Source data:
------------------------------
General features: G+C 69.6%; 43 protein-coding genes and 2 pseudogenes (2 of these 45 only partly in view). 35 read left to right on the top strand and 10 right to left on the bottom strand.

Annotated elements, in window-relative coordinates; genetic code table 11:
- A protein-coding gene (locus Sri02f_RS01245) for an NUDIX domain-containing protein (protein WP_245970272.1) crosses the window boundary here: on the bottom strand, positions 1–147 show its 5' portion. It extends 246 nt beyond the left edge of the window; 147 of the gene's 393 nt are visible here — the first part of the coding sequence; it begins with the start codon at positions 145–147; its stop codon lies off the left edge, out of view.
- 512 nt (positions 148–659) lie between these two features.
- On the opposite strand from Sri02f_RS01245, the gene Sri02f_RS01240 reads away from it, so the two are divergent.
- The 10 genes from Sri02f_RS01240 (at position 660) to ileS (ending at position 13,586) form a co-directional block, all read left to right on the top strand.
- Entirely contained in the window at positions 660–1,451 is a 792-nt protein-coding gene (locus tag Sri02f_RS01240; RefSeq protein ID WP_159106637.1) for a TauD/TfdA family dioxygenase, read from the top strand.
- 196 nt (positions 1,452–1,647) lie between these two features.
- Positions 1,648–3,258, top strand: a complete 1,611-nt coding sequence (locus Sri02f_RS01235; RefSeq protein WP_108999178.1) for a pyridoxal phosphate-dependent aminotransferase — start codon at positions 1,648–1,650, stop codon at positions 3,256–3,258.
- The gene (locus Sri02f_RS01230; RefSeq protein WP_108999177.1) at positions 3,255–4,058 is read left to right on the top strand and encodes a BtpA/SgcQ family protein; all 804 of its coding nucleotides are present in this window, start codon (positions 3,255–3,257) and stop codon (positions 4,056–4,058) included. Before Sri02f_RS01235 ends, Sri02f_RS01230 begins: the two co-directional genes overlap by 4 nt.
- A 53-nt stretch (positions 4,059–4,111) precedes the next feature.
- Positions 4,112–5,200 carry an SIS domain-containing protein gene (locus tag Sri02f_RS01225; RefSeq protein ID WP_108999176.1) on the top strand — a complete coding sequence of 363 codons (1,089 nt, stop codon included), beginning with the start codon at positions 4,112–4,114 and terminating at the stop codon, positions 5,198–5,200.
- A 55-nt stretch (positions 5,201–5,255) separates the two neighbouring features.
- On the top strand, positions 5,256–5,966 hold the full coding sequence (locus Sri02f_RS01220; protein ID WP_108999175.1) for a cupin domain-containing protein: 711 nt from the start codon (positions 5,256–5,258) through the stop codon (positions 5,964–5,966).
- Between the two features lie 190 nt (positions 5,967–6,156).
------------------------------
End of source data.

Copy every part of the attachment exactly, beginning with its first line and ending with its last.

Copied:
General features: G+C 69.6%; 43 protein-coding genes and 2 pseudogenes (2 of these 45 only partly in view). 35 read left to right on the top strand and 10 right to left on the bottom strand.

Annotated elements, in window-relative coordinates; genetic code table 11:
- A protein-coding gene (locus Sri02f_RS01245) for an NUDIX domain-containing protein (protein WP_245970272.1) crosses the window boundary here: on the bottom strand, positions 1–147 show its 5' portion. It extends 246 nt beyond the left edge of the window; 147 of the gene's 393 nt are visible here — the first part of the coding sequence; it begins with the start codon at positions 145–147; its stop codon lies off the left edge, out of view.
- 512 nt (positions 148–659) lie between these two features.
- On the opposite strand from Sri02f_RS01245, the gene Sri02f_RS01240 reads away from it, so the two are divergent.
- The 10 genes from Sri02f_RS01240 (at position 660) to ileS (ending at position 13,586) form a co-directional block, all read left to right on the top strand.
- Entirely contained in the window at positions 660–1,451 is a 792-nt protein-coding gene (locus tag Sri02f_RS01240; RefSeq protein ID WP_159106637.1) for a TauD/TfdA family dioxygenase, read from the top strand.
- 196 nt (positions 1,452–1,647) lie between these two features.
- Positions 1,648–3,258, top strand: a complete 1,611-nt coding sequence (locus Sri02f_RS01235; RefSeq protein WP_108999178.1) for a pyridoxal phosphate-dependent aminotransferase — start codon at positions 1,648–1,650, stop codon at positions 3,256–3,258.
- The gene (locus Sri02f_RS01230; RefSeq protein WP_108999177.1) at positions 3,255–4,058 is read left to right on the top strand and encodes a BtpA/SgcQ family protein; all 804 of its coding nucleotides are present in this window, start codon (positions 3,255–3,257) and stop codon (positions 4,056–4,058) included. Before Sri02f_RS01235 ends, Sri02f_RS01230 begins: the two co-directional genes overlap by 4 nt.
- A 53-nt stretch (positions 4,059–4,111) precedes the next feature.
- Positions 4,112–5,200 carry an SIS domain-containing protein gene (locus tag Sri02f_RS01225; RefSeq protein ID WP_108999176.1) on the top strand — a complete coding sequence of 363 codons (1,089 nt, stop codon included), beginning with the start codon at positions 4,112–4,114 and terminating at the stop codon, positions 5,198–5,200.
- A 55-nt stretch (positions 5,201–5,255) separates the two neighbouring features.
- On the top strand, positions 5,256–5,966 hold the full coding sequence (locus Sri02f_RS01220; protein ID WP_108999175.1) for a cupin domain-containing protein: 711 nt from the start codon (positions 5,256–5,258) through the stop codon (positions 5,964–5,966).
- Between the two features lie 190 nt (positions 5,967–6,156).